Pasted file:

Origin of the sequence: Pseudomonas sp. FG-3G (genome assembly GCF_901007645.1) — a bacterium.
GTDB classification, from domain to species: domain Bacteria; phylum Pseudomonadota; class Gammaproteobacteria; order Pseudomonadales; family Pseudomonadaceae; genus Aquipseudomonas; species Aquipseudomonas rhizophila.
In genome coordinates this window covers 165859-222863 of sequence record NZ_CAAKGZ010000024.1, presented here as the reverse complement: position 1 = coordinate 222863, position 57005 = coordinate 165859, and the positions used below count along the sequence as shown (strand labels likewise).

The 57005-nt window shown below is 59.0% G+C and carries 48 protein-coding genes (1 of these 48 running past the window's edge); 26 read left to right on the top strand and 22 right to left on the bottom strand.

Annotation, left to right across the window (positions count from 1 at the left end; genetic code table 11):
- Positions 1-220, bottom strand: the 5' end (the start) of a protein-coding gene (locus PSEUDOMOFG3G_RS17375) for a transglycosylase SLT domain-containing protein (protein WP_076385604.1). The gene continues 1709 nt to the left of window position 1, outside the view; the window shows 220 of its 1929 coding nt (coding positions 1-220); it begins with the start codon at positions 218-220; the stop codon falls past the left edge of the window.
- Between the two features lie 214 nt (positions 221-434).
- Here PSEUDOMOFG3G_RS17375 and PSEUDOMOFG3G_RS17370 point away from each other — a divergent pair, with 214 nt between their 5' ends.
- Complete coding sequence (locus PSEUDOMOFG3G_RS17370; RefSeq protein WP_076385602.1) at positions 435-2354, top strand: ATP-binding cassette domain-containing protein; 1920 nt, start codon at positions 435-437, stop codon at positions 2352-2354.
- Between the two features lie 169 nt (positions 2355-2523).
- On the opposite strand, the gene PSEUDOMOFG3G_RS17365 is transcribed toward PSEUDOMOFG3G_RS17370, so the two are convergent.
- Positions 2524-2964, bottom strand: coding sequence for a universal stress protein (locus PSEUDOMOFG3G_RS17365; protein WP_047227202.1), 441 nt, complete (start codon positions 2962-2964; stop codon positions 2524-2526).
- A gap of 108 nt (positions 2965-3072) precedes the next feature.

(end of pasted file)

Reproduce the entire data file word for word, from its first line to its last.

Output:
Origin of the sequence: Pseudomonas sp. FG-3G (genome assembly GCF_901007645.1) — a bacterium.
GTDB classification, from domain to species: domain Bacteria; phylum Pseudomonadota; class Gammaproteobacteria; order Pseudomonadales; family Pseudomonadaceae; genus Aquipseudomonas; species Aquipseudomonas rhizophila.
In genome coordinates this window covers 165859-222863 of sequence record NZ_CAAKGZ010000024.1, presented here as the reverse complement: position 1 = coordinate 222863, position 57005 = coordinate 165859, and the positions used below count along the sequence as shown (strand labels likewise).

The 57005-nt window shown below is 59.0% G+C and carries 48 protein-coding genes (1 of these 48 running past the window's edge); 26 read left to right on the top strand and 22 right to left on the bottom strand.

Annotation, left to right across the window (positions count from 1 at the left end; genetic code table 11):
- Positions 1-220, bottom strand: the 5' end (the start) of a protein-coding gene (locus PSEUDOMOFG3G_RS17375) for a transglycosylase SLT domain-containing protein (protein WP_076385604.1). The gene continues 1709 nt to the left of window position 1, outside the view; the window shows 220 of its 1929 coding nt (coding positions 1-220); it begins with the start codon at positions 218-220; the stop codon falls past the left edge of the window.
- Between the two features lie 214 nt (positions 221-434).
- Here PSEUDOMOFG3G_RS17375 and PSEUDOMOFG3G_RS17370 point away from each other — a divergent pair, with 214 nt between their 5' ends.
- Complete coding sequence (locus PSEUDOMOFG3G_RS17370; RefSeq protein WP_076385602.1) at positions 435-2354, top strand: ATP-binding cassette domain-containing protein; 1920 nt, start codon at positions 435-437, stop codon at positions 2352-2354.
- Between the two features lie 169 nt (positions 2355-2523).
- On the opposite strand, the gene PSEUDOMOFG3G_RS17365 is transcribed toward PSEUDOMOFG3G_RS17370, so the two are convergent.
- Positions 2524-2964, bottom strand: coding sequence for a universal stress protein (locus PSEUDOMOFG3G_RS17365; protein WP_047227202.1), 441 nt, complete (start codon positions 2962-2964; stop codon positions 2524-2526).
- A gap of 108 nt (positions 2965-3072) precedes the next feature.